This exercise is really no different than how someone might plan for a speech or presentation – the presenter is given a limited amount of time to make certain points and accomplish certain things, and must keep the flow of interest going for their audience at all times despite its largely arbitrary length. Teachers are used to dealing with one hour class periods, workers with 15 minute break times, TV-producers with half-hour slots, and so on. Dealing with durational values is very much a part of life -- especially modern life -- where people are expected to adhere to certain time values – these exercises can help the improviser to come to an understanding of how to manage themselves within these structures.

These exercises have practical applications as well, especially when working with multimedia or multidisciplinary projects. Often the director or producer will require the musician to create something of specific length, and this is tends to be non-negotiable in most contexts. Being able to improvise music of an approximate length very quickly greatly reduces the time involved in the editing process – if 5 minutes of music of a certain mood is required, then an improviser might perform something that roughly matches that length. The clip then can be put to use with relatively minor editing processes, saving a great deal of time for both the musician and the producers involved.

Key Modulations

Jazz improvisers are used to looking at music in terms of chords and modes – by looking at the common notes between each chord they gain an understanding of how to navigate melodically through the changes in harmony. In classical music such examples can be seen in composers’ treatment of the idea of key modulations, where the tonal center of the mode gradually shifts from one key to the next.

The simplest (and usually the most commonly found) modulation within western tonality is a key modulation from the tonic to its fifth – C Major to G Major, for example. When playing within a key it is important to understand what notes exist within it – for C Major, CDEFGAB, while G Major, GABCDEF#. The popularity of the dominant modulation lies in the abundance of common tones between them, allowing for relatively smooth transitions from one key to the next.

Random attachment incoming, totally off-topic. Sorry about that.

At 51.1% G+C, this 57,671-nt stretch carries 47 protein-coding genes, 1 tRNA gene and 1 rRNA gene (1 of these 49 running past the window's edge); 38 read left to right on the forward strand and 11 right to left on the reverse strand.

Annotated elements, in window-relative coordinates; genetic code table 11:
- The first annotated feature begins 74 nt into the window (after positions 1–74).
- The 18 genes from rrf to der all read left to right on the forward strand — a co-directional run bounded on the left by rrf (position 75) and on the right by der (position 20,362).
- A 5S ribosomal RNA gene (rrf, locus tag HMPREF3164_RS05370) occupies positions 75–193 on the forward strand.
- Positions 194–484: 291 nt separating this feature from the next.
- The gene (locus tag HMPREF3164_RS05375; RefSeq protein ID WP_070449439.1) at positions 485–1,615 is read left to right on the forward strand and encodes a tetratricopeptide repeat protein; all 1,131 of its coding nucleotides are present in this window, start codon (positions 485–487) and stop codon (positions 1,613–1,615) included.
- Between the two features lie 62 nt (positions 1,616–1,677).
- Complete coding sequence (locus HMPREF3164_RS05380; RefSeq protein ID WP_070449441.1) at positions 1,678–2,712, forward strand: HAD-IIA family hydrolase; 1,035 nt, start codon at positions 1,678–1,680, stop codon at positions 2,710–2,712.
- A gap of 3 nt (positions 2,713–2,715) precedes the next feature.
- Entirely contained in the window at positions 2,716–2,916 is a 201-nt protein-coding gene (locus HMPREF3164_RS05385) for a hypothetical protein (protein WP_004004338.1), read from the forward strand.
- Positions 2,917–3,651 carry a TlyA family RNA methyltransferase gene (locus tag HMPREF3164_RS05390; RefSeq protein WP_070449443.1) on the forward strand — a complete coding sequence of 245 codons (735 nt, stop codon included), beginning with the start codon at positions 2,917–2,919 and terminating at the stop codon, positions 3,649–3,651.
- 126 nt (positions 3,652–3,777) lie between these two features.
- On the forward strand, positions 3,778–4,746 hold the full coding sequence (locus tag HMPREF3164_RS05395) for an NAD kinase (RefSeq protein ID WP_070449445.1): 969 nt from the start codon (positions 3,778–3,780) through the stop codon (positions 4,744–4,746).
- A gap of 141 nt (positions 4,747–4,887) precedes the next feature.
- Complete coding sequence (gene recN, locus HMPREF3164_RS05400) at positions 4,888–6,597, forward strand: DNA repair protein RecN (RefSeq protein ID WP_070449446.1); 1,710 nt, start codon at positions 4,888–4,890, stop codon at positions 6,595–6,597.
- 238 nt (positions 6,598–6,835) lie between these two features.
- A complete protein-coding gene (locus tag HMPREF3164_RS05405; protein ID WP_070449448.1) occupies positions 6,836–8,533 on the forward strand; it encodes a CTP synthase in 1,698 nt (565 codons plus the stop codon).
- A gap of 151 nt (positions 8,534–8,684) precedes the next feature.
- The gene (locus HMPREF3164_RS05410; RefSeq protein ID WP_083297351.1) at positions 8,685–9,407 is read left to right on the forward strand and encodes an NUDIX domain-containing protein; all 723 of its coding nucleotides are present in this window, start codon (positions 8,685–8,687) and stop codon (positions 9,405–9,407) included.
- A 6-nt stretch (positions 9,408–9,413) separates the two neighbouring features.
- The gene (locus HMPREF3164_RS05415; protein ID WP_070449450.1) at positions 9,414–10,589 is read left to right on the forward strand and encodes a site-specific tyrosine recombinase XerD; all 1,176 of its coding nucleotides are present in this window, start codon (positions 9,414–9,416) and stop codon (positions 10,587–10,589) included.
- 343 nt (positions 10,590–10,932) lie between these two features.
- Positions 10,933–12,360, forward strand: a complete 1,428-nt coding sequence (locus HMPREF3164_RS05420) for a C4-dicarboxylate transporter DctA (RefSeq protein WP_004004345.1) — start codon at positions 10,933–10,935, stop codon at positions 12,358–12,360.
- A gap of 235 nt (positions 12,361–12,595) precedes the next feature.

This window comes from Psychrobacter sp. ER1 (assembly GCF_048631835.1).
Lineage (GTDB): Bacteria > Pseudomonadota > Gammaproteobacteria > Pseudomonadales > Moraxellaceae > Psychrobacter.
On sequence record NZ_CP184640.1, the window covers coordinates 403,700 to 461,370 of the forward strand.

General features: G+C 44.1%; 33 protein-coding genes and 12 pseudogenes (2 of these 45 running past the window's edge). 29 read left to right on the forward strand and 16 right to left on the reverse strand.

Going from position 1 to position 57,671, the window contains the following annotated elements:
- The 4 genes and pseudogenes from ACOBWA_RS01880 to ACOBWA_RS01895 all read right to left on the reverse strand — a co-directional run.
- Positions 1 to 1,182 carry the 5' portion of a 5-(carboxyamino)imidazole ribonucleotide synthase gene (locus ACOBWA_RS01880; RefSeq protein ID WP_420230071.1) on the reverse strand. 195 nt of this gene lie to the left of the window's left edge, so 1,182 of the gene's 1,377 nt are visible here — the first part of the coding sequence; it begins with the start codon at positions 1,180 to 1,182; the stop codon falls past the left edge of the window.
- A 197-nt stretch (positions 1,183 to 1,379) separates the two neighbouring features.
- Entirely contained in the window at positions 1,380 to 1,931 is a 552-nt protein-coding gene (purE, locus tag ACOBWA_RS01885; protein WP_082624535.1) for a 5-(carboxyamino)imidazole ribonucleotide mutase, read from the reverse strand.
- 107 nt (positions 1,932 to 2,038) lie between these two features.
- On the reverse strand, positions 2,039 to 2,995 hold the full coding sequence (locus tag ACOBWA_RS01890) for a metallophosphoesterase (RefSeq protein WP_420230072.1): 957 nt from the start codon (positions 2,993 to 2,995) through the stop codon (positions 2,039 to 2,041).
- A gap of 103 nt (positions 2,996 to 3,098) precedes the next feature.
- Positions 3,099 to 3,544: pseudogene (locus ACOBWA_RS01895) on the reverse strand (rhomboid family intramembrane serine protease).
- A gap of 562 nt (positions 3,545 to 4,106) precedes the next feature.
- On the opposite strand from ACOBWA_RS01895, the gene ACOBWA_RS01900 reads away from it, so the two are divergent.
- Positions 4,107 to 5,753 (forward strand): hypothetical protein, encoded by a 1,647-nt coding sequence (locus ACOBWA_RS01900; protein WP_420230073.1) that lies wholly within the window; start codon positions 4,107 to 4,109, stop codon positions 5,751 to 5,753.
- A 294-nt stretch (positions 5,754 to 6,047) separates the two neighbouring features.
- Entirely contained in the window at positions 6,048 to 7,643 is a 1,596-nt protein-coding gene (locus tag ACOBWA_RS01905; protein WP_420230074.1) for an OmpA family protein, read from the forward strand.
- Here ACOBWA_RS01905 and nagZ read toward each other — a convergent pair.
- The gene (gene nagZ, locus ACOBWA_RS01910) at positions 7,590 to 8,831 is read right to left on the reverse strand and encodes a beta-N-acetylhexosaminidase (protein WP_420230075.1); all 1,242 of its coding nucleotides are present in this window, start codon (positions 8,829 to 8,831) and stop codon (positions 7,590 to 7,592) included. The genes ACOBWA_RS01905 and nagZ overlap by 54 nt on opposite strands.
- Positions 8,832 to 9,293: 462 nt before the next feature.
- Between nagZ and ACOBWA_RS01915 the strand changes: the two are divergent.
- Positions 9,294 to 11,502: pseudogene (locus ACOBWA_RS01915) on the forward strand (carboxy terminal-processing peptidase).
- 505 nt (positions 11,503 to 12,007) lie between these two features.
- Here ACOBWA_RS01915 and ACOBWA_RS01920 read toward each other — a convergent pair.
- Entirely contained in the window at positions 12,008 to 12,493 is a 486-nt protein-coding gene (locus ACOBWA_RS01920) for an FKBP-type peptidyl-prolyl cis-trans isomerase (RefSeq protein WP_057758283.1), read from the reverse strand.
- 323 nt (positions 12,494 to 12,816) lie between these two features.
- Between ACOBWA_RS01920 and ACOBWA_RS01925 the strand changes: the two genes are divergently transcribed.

At first it is helpful to play strictly within one mode to get the feel of how it sounds in its own context. (In this case, in strict C Major or strict G Major.) The task then becomes to modulate from C Major to G Major in the smoothest possible fashion. When attempting to bridge them together, it is important to pay attention to notes that exist out of the scale – the transition from C Major to G Major will produce a new note, the F#, which will initially sound “wrong” to the ear.

A significant reason why many of the composers of the past are remembered today lies in their ability to modulate from key to key with as little perceived dissonance as possible. Often it is the ability to take the audience to another place without them necessarily being aware of it that gives music its influential power – this is an effect that can also be achieved through improvisation if done carefully. Whether playing individually or with a group, the improviser should have a fairly good idea of what key they are playing in, when the key center is shifting, and when it has shifted, even if they may not know exactly when. Initial attempts may be awkward and may end up sounding forced, but with enough practice these bumps can eventually be smoothed out. (As reference, one might study Bach inventions as examples of these modulations happening within notational practices.)